A paediatric nurse intern has been cleared of charges after being accused of giving strong sedatives to children without a prescription or supervision.

The nurse, who has interim name suppression, appeared before the Health Practitioners Disciplinary Tribunal in Auckland last week.

She was accused of medical misconduct for treatment provided to two patients in March and June 2017.

The charges against her alleged that while working as a registered nurse and clinical nurse specialist intern at an Auckland hospital's emergency department she gave the drugs propofol, fentanyl and ketamine to two patients without a prescription and supervision.


She was also accused of not providing full and accurate clinical notes.

A tribunal of five panel members on Friday ruled that while the nurse had failed to correctly document some details, all other particulars weren't established.

Of 10 charges against her, the nurse was found to have failed to document the name of the senior medical officer (SMO) who gave the verbal order to give the drugs, and failed to write the acronym "pp", plus the prescriber's name - for both patients and each drug given.

She was also found to have failed to record that one of the patients had received intravenous propofol and fentanyl on their medical notes.

However, the tribunal went on to say that neither separately nor cumulatively, the particulars that were established were sufficiently serious enough to warrant disciplinary sanction - so there was no penalty to be imposed.

The initial charges related to two patients the nurse saw in 2017.

In March 2017, the nurse treated a 15-year-old boy with a fractured ankle.

The patient was required to be "quite heavily sedated" in order to plaster the wound, tribunal notes said.


Records show the nurse administered ketamine, propofol and fentanyl. However, it was alleged none of these drugs were prescribed or documented on the patient's medical chart.

In June 2017, the nurse treated an 11-year-old girl who had fallen at home and suffered a broken leg.

This girl also suffered from ADHD, obesity, autism and sleep apnoea.

Records show the nurse administered ketamine and propofol, and again charges alleged these weren't prescribed or documented.

A witness during the three-day hearing spoke about how the drug propofol was not used often with children and rarely used on its own due to the risk of airway compromise.

She said propofol shouldn't be given to a patient without a senior registrar or consultant being present.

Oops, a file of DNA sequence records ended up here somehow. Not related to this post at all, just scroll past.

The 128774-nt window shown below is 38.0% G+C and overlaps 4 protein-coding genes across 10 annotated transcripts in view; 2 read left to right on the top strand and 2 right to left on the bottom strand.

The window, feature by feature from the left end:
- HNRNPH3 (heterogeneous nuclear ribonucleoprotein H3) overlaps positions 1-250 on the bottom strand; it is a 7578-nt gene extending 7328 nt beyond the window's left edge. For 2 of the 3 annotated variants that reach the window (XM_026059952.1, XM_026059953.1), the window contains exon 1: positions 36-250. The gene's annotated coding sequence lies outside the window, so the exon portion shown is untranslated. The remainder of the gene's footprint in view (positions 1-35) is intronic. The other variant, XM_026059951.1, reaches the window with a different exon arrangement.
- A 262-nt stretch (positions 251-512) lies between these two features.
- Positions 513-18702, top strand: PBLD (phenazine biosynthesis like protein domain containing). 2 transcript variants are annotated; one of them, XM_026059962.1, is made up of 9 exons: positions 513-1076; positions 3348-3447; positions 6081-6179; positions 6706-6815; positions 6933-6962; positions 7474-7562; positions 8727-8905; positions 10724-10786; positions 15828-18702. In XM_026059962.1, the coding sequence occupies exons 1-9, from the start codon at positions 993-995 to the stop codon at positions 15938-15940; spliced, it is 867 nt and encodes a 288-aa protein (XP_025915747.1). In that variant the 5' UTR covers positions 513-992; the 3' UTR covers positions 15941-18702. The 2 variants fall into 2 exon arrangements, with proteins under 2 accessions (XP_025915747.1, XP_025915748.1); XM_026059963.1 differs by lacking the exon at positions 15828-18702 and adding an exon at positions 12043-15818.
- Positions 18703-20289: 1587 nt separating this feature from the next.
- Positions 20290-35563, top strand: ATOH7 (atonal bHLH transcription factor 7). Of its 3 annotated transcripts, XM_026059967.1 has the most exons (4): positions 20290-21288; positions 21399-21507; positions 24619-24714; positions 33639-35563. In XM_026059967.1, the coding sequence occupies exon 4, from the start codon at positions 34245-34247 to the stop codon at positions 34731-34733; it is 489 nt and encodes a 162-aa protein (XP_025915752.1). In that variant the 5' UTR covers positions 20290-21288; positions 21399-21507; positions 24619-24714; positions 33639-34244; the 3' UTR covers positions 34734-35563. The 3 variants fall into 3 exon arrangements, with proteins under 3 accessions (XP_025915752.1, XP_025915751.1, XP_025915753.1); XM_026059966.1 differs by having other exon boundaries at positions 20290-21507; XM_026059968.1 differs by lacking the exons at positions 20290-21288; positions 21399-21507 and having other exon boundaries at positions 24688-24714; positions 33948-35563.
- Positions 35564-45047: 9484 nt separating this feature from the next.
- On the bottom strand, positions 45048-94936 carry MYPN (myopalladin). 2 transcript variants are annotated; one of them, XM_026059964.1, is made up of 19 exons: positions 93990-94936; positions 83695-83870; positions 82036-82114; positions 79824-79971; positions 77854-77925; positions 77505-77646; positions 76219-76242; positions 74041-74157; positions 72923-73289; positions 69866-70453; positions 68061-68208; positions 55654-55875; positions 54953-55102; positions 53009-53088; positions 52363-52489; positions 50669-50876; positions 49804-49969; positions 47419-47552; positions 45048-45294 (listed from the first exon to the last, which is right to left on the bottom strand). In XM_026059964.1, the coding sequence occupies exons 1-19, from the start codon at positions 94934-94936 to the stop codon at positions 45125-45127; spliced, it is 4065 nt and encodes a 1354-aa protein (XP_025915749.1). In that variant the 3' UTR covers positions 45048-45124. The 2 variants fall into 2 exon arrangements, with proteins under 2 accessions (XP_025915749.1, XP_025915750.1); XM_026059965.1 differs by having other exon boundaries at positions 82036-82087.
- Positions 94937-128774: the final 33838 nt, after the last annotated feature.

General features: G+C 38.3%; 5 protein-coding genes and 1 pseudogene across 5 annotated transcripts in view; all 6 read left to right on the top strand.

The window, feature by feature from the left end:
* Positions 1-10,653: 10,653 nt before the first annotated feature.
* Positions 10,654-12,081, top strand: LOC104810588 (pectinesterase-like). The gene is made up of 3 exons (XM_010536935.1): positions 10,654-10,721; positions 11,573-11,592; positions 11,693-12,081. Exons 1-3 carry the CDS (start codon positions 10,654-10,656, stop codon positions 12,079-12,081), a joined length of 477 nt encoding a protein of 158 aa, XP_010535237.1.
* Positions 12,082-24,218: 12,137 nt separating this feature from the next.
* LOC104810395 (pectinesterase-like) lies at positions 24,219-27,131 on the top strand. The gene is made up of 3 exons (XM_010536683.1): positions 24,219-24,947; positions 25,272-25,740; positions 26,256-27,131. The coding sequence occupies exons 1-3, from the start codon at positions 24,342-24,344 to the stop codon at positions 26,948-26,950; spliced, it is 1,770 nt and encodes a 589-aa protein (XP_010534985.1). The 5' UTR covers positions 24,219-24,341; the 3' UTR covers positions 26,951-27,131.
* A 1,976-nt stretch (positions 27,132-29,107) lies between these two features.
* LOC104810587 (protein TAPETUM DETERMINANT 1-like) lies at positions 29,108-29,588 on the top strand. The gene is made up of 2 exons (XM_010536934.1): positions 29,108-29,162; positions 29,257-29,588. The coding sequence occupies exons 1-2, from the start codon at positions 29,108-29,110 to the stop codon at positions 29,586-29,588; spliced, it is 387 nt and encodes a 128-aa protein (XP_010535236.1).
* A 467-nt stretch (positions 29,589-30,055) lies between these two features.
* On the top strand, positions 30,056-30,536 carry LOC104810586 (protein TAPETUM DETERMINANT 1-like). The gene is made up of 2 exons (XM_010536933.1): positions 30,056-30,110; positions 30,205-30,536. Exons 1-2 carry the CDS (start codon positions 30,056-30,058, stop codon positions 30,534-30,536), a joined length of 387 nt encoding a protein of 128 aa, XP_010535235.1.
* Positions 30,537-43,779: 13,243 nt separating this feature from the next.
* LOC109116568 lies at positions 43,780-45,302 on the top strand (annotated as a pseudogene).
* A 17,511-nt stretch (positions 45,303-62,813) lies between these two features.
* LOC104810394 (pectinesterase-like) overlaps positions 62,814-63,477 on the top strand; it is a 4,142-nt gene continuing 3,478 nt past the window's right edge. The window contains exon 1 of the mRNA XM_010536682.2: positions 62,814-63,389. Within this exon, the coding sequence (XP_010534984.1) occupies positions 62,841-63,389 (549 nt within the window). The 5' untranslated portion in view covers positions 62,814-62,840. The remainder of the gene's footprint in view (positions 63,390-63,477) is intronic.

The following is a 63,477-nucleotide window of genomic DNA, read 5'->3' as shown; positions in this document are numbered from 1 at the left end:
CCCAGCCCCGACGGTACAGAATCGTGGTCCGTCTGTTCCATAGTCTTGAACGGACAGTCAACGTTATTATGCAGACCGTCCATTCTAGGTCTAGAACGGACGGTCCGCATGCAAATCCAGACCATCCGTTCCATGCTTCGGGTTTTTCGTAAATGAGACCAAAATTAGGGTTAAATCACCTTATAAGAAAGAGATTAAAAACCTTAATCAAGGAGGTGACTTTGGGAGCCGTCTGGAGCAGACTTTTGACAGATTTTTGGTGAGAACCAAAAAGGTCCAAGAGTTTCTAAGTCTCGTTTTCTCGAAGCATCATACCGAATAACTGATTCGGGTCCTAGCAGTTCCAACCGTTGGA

The specialist said administration of propofol was out of the scope of practice of a clinical nurse specialist intern and a registered nurse.

In terms of ketamine, nurses need to be credentialed before they could administer it.

Tribunal notes state the nurse in question had this credential, which meant she "was able to administer, if necessary, the prescribed dose of ketamine with a medical practitioner in the room".

Fentanyl must be prescribed and is not able to be given under a standing order.

In a statement of evidence given at the hearing, the nurse in question denied all charges of administering the drugs without a prescription or supervision.

"While I agree to some and/or part of the charges laid in relation to my documentation, I deny the charges laid that I did not have supervision or I did not obtain a verbal order from a senior medical officer, and was therefore practising outside my scope," she said.

The nurse said a very large part of her role was to undertake procedural sedations, including administering propofol and fentanyl, and in terms of her patients she would discuss them all with a supervising doctor.

"They would then decide whether they would see the child themselves or if they were happy with my assessment and plan, they would provide me with verbal orders and then allow me to continue with the discussed plan," she said.

"While this supervision was indirect rather than direct, I considered that such supervision was appropriate."

Because the main allegations were not proven, the nurse remains practising at a hospital in the South Island.